It's the newest form of traveling during the pandemic: crossing state lines — or international waters — in hopes of getting the vaccine1.
At the beginning of the US vaccine rollout, essential workers and people 75 and older were the first groups with priority access.
Now, the US includes more than 50 vaccination2 plans as each state has devised its own rules around who gets priority for a dose, according to The Guardian3.
In New Jersey4, smokers6 can receive the vaccine before teachers do - and proof that you're a smoker5 is not required. In New York, psychologists and psychiatrists7 can get the vaccine along with essential workers.
As regulations change on who can get the vaccine and when they can get it, Americans are traveling near and far to get it.
Florida is a popular vaccine tourism destination due to the high priority given to those aged8 65 and older in addition to other vague eligibility9 requirements that attracted travelers from all over to take advantage of Florida's vaccine rollout.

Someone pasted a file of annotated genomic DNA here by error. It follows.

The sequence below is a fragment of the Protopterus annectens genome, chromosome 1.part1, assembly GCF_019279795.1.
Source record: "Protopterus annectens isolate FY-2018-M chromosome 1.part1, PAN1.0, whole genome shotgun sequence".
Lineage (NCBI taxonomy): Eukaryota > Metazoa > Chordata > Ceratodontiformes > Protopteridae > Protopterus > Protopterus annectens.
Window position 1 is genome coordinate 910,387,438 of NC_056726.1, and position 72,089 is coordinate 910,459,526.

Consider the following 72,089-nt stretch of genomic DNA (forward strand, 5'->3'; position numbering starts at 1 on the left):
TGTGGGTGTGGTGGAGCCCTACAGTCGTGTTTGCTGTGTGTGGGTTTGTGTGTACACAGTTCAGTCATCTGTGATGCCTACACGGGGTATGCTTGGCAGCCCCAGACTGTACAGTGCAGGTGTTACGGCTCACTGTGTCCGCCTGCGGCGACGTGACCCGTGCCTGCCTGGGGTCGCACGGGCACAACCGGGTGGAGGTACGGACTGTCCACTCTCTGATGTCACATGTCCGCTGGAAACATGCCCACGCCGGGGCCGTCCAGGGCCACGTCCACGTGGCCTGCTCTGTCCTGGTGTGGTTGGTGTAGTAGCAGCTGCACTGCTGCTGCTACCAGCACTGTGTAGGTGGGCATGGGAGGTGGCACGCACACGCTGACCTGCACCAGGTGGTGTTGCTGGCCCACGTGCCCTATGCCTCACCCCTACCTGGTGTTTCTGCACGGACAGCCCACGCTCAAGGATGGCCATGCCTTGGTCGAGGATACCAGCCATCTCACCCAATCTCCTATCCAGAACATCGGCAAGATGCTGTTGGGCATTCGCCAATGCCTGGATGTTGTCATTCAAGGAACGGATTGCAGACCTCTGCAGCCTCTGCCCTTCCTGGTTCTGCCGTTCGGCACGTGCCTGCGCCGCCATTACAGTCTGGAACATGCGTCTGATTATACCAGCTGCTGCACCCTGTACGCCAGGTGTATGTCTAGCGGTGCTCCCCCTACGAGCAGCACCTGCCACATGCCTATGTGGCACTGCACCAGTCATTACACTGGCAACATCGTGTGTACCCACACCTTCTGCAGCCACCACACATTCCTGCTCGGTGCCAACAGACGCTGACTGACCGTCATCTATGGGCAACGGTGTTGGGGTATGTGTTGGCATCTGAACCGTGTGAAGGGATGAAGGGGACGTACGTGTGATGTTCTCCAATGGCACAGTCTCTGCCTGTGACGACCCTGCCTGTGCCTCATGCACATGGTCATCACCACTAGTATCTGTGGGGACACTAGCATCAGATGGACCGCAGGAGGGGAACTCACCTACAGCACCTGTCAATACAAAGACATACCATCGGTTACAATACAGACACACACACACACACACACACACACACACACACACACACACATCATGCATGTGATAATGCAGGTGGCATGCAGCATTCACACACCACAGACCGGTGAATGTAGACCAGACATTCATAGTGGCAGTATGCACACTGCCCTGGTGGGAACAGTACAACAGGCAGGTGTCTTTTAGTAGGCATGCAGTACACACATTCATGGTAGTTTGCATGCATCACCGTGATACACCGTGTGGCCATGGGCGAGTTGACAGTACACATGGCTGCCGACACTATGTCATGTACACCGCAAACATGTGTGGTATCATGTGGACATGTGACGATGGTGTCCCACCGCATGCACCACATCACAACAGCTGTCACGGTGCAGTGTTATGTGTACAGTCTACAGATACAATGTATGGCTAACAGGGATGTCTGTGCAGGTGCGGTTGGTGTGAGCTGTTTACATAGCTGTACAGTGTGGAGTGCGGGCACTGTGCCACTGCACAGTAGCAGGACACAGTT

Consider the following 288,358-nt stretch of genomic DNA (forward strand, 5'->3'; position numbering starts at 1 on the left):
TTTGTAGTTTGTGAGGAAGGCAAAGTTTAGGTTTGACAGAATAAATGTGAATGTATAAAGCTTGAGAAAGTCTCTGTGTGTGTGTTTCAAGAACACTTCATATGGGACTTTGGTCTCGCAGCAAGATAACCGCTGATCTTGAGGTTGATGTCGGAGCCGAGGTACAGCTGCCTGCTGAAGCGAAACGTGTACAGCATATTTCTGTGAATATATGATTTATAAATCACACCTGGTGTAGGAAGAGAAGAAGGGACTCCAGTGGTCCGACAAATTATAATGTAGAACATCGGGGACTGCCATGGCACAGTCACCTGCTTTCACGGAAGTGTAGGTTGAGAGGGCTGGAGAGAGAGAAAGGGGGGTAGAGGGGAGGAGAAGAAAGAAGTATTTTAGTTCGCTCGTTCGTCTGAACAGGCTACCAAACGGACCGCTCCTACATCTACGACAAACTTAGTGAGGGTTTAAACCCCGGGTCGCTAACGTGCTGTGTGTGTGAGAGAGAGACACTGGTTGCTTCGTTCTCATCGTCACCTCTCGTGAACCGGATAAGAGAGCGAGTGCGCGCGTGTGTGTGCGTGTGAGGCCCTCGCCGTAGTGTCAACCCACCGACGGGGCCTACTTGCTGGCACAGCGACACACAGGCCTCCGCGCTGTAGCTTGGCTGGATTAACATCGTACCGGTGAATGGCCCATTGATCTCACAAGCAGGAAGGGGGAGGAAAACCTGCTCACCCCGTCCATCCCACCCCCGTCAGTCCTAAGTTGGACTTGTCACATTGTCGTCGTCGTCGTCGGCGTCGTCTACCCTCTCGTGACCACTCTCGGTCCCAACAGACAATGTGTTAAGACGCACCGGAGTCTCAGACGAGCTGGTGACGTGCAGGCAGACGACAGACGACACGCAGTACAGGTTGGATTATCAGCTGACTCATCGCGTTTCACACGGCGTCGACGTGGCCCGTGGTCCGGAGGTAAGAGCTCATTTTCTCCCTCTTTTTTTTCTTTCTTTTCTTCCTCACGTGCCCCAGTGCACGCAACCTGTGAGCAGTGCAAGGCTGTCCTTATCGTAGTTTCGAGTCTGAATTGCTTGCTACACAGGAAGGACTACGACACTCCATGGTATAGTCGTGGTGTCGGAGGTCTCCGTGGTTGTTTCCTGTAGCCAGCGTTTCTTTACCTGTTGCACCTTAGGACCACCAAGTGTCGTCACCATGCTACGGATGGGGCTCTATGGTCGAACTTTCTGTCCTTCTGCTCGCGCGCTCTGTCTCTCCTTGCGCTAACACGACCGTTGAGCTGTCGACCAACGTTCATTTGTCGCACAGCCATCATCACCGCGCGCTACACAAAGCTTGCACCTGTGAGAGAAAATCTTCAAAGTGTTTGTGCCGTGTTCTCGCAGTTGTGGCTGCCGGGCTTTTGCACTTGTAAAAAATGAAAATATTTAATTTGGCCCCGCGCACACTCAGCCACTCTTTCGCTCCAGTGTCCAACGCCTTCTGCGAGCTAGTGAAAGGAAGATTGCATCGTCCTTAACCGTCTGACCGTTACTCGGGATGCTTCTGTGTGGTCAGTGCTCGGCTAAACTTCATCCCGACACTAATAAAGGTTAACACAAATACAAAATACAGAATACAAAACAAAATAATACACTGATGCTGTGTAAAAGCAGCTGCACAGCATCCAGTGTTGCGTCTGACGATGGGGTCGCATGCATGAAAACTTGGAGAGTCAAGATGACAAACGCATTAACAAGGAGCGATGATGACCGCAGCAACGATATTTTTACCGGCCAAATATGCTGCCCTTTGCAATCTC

Florida Gov. Ron DeSantis said in a press conference earlier this month that most of these visitors are in fact part-time residents, not so-called "vaccine tourists."
"If they have a residence I'm totally fine with that," DeSantis said, according to the Wall Street Journal. "That's a little bit different than somebody that's just doing tourism and trying to come here. So we're discouraging people to come to Florida just to get a vaccine."